On Wednesday at 10am (AEDT), the Australia Bureau of Statistics released the results of the national plebiscite on legalising same-sex marriage. The result, as suggested by polls throughout the campaign, was a resounding victory for the Yes campaign, with 61% of Australians voting in favour of legalising same-sex marriage.
In the announcement, ABS' David Kalisch revealed that 79.5% of eligible people voted, with all age groups recording a participation rate over 70%. Of which, the No vote recorded just 38.4% of those deemed "clear responses", with the Yes vote result corresponding with over 7.8 million Australians voting in favour of same-sex marriage.
Helen Davidson from The Guardian has shared the state-by-state result breakdown, which shows that Yes won out in all states and territories, with only New South Wales recording a result on that side of the ledger less than 60%.
In the electorate breakdown, 133 of the 150 federal electorates voted Yes, with just 17 electorates voting No. The seat of Sydney recorded the highest Yes vote with 83.7%, with Malcolm Turnbull's Wentworth electorate recording the fifth highest with 80.8%. Interestingly, Warringah, the seat held by former prime minister and vocal No advocate, Tony Abbott, was the 10th highest with 75% voting Yes.
Top 10 yes vote % electorates. #marriageequality— Edmund Tadros (@edmundtadros) November 14, 2017
Melbourne Ports - Danby
Wentworth - Turnbull
Grayndler - Albanese
Brisbane - Evans
Higgins - O'Dwyer
Griffith - Butler
Warringah - Abbott pic.twitter.com/iOmKRVXqRw
So, what's next?
Even before the result was known, as they saw the ever-shrinking chance of a successful No vote, several conservatives — mostly notably Tasmanian Liberal senator Eric Abetz — began angling for amendments to the bill put forward earlier this week by Liberal MP's Dean Smith, mostly around their concerns of "religious freedoms". A rival bill formed from some of these considerations has been drafted by MP James Paterson, stipulating businesses should be allowed to discriminate against same-sex unions.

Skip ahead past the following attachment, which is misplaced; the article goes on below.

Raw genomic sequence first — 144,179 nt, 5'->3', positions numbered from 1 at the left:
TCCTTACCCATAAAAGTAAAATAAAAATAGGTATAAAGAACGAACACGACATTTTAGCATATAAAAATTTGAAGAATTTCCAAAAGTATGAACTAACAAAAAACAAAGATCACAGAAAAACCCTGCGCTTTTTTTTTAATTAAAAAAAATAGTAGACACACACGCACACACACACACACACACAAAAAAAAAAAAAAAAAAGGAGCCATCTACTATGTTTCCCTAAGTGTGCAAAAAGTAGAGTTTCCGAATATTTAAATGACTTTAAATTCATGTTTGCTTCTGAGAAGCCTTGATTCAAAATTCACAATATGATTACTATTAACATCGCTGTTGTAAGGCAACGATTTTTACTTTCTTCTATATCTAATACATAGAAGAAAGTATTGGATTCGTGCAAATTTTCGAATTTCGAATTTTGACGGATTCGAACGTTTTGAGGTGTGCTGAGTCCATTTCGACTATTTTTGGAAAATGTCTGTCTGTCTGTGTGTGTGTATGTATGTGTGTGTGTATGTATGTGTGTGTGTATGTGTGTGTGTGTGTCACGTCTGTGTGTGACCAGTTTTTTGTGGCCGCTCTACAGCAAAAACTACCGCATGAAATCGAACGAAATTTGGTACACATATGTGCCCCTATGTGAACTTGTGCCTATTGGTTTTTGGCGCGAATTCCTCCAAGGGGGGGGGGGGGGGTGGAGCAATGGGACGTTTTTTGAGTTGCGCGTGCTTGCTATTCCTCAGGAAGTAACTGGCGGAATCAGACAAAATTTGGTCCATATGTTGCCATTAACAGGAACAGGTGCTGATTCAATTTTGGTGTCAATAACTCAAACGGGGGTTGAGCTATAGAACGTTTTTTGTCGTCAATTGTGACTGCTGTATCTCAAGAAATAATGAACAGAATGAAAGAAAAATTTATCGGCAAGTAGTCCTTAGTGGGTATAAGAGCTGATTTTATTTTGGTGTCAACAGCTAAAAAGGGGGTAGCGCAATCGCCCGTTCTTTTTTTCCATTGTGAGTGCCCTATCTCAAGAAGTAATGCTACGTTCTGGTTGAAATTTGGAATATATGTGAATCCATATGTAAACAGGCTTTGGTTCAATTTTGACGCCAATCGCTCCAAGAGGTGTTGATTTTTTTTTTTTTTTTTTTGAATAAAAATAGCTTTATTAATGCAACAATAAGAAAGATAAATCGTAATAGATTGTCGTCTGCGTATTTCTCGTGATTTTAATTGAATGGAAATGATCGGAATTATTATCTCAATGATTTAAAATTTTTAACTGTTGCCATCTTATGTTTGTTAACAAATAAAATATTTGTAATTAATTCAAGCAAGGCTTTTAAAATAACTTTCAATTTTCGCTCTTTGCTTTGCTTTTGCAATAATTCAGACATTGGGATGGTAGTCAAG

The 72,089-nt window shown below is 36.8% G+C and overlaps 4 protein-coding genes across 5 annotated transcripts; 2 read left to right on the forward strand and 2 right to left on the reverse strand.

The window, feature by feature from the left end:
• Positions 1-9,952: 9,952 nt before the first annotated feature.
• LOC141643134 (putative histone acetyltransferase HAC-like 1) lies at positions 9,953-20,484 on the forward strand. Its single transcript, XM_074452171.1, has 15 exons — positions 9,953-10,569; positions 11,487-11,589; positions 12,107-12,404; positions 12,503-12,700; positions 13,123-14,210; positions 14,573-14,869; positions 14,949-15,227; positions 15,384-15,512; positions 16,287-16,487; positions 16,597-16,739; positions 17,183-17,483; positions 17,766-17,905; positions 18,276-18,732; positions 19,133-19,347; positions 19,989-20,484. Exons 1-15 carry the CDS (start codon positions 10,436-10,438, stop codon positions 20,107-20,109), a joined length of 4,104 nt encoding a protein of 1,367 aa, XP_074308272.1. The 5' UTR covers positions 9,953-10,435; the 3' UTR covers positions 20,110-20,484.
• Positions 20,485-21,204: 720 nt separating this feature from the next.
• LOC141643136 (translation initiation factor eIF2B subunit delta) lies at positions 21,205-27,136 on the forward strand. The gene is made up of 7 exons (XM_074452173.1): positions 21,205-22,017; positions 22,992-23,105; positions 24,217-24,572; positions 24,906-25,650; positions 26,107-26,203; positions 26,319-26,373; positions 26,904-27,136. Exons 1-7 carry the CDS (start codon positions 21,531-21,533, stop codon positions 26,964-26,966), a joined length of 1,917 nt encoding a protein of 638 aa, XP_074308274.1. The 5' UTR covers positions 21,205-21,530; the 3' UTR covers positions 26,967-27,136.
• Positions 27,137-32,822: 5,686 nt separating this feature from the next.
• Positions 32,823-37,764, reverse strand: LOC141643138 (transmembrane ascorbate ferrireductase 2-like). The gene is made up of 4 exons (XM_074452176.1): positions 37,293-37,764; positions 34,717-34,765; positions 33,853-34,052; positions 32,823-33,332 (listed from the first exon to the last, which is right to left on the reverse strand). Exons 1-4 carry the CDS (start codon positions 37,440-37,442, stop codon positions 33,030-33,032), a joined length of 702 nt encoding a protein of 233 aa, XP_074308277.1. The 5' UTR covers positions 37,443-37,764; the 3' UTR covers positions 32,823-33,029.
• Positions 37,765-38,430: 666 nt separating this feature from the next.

While Turnbull has already said Paterson's bill would have "virtually no prospect of getting through the parliament" it sets the tone for what is likely be a messy few weeks of back-and-forth before anything is presented to parliament.
Meanwhile, ABC has managed to poll the MPs of both houses on how they would vote in the event of a successful Yes vote in the plebiscite. Although a handful insisting they'll still vote "no" regardless - as well as a few "it's complicated" fence-sitters - the results show that a marriage equality law would pass, with a 72% majority in the Lower House and 69% in the Upper House.
At a press conference following the result announcement, Malcolm Turnbull has labeled the plebiscite "an unprecedented exercise in democracy", adding that "we are a fair nation. There is nothing more Australian than a fair go... equality and mutual respect, and everyone has had their say."
Topics: Marriage Equality